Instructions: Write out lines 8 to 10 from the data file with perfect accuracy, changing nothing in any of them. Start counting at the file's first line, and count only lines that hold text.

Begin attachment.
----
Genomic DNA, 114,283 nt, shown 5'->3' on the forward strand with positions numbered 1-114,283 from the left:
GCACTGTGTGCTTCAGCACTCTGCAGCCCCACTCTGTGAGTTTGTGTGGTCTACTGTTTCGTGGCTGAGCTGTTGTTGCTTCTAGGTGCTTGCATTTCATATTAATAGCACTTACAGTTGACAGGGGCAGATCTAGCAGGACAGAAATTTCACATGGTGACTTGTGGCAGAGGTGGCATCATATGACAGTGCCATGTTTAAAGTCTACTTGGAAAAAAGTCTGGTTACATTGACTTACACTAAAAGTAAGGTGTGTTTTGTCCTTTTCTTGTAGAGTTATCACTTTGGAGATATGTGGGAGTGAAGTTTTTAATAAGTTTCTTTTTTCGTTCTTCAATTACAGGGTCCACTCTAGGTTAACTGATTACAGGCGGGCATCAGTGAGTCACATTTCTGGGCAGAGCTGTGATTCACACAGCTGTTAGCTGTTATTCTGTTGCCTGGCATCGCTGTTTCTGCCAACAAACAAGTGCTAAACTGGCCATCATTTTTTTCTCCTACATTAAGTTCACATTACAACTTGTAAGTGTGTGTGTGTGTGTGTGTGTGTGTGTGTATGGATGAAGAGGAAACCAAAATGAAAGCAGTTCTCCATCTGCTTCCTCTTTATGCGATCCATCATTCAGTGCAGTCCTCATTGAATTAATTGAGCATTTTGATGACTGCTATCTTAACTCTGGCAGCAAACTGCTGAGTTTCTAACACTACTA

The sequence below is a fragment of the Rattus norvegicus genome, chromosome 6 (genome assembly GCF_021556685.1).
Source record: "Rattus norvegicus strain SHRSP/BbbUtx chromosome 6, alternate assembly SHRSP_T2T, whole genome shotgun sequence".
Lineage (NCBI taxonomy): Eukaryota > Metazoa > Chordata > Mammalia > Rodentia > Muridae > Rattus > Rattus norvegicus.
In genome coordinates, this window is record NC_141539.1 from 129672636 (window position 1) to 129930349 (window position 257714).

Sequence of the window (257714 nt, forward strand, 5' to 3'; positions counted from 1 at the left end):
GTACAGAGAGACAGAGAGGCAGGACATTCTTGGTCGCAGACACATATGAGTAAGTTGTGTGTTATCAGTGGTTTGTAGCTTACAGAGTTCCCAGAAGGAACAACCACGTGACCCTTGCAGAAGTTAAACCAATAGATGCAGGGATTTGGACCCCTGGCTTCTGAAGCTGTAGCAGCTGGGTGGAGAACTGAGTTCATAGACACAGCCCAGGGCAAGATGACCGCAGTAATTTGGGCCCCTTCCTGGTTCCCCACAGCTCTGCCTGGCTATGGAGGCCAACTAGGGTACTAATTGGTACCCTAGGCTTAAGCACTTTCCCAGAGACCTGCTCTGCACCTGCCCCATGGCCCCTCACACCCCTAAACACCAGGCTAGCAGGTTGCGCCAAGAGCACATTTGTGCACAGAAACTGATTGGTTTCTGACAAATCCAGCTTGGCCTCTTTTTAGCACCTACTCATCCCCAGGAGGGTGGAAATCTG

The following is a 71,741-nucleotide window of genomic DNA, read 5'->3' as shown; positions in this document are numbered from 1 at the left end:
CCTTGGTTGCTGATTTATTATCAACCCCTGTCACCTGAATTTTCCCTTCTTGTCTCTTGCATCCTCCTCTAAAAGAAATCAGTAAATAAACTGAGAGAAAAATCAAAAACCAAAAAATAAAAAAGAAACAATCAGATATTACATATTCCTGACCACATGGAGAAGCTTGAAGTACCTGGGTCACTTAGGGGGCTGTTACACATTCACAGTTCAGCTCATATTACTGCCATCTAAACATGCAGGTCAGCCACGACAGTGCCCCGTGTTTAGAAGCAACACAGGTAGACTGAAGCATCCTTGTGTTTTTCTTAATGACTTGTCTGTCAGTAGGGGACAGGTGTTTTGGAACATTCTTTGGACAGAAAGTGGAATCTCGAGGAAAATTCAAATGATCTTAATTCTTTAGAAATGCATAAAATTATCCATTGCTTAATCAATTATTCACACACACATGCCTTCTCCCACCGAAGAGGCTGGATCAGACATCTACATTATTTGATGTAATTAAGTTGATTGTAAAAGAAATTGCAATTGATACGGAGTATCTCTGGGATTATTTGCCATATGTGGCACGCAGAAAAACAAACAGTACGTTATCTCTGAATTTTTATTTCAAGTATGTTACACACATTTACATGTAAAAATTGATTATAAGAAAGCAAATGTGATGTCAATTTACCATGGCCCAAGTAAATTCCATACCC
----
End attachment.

GTACAGAGAGACAGAGAGGCAGGACATTCTTGGTCGCAGACACATATGAGTAAGTTGTGTGTTATCAGTGGTTTGTAGCTTACAGAGTTCCCAGAAGGAACAACCACGTGACCCTTGCAGAAGTTAAACCAATAGATGCAGGGATTTGGACCCCTGGCTTCTGAAGCTGTAGCAGCTGGGTGGAGAACTGAGTTCATAGACACAGCCCAGGGCAAGATGACCGCAGTAATTTGGGCCCCTTCCTGGTTCCCCACAGCTCTGCCTGGCTATGGAGGCCAACTAGGGTACTAATTGGTACCCTAGGCTTAAGCACTTTCCCAGAGACCTGCTCTGCACCTGCCCCATGGCCCCTCACACCCCTAAACACCAGGCTAGCAGGTTGCGCCAAGAGCACATTTGTGCACAGAAACTGATTGGTTTCTGACAAATCCAGCTTGGCCTCTTTTTAGCACCTACTCATCCCCAGGAGGGTGGAAATCTG

The following is a 71,741-nucleotide window of genomic DNA, read 5'->3' as shown; positions in this document are numbered from 1 at the left end:
CCTTGGTTGCTGATTTATTATCAACCCCTGTCACCTGAATTTTCCCTTCTTGTCTCTTGCATCCTCCTCTAAAAGAAATCAGTAAATAAACTGAGAGAAAAATCAAAAACCAAAAAATAAAAAAGAAACAATCAGATATTACATATTCCTGACCACATGGAGAAGCTTGAAGTACCTGGGTCACTTAGGGGGCTGTTACACATTCACAGTTCAGCTCATATTACTGCCATCTAAACATGCAGGTCAGCCACGACAGTGCCCCGTGTTTAGAAGCAACACAGGTAGACTGAAGCATCCTTGTGTTTTTCTTAATGACTTGTCTGTCAGTAGGGGACAGGTGTTTTGGAACATTCTTTGGACAGAAAGTGGAATCTCGAGGAAAATTCAAATGATCTTAATTCTTTAGAAATGCATAAAATTATCCATTGCTTAATCAATTATTCACACACACATGCCTTCTCCCACCGAAGAGGCTGGATCAGACATCTACATTATTTGATGTAATTAAGTTGATTGTAAAAGAAATTGCAATTGATACGGAGTATCTCTGGGATTATTTGCCATATGTGGCACGCAGAAAAACAAACAGTACGTTATCTCTGAATTTTTATTTCAAGTATGTTACACACATTTACATGTAAAAATTGATTATAAGAAAGCAAATGTGATGTCAATTTACCATGGCCCAAGTAAATTCCATACCC